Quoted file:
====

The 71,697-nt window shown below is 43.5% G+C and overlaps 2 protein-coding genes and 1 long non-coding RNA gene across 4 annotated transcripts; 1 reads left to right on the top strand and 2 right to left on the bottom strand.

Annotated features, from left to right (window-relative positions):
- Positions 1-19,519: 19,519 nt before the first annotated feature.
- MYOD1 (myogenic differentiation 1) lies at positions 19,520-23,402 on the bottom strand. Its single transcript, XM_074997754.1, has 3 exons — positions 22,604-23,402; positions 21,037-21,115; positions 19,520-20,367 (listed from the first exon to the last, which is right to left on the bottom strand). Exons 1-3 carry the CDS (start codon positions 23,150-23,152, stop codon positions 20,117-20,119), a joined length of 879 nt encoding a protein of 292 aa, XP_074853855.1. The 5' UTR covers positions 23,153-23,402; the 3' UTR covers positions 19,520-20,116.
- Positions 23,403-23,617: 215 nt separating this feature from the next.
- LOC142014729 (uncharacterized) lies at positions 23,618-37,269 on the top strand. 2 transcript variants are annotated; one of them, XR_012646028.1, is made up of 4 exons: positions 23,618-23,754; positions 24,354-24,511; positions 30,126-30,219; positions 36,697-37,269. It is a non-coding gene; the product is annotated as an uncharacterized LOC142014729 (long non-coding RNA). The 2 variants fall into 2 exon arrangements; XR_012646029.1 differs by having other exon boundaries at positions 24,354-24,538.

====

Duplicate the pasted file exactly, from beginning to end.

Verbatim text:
The 71,697-nt window shown below is 43.5% G+C and overlaps 2 protein-coding genes and 1 long non-coding RNA gene across 4 annotated transcripts; 1 reads left to right on the top strand and 2 right to left on the bottom strand.

Annotated features, from left to right (window-relative positions):
- Positions 1-19,519: 19,519 nt before the first annotated feature.
- MYOD1 (myogenic differentiation 1) lies at positions 19,520-23,402 on the bottom strand. Its single transcript, XM_074997754.1, has 3 exons — positions 22,604-23,402; positions 21,037-21,115; positions 19,520-20,367 (listed from the first exon to the last, which is right to left on the bottom strand). Exons 1-3 carry the CDS (start codon positions 23,150-23,152, stop codon positions 20,117-20,119), a joined length of 879 nt encoding a protein of 292 aa, XP_074853855.1. The 5' UTR covers positions 23,153-23,402; the 3' UTR covers positions 19,520-20,116.
- Positions 23,403-23,617: 215 nt separating this feature from the next.
- LOC142014729 (uncharacterized) lies at positions 23,618-37,269 on the top strand. 2 transcript variants are annotated; one of them, XR_012646028.1, is made up of 4 exons: positions 23,618-23,754; positions 24,354-24,511; positions 30,126-30,219; positions 36,697-37,269. It is a non-coding gene; the product is annotated as an uncharacterized LOC142014729 (long non-coding RNA). The 2 variants fall into 2 exon arrangements; XR_012646029.1 differs by having other exon boundaries at positions 24,354-24,538.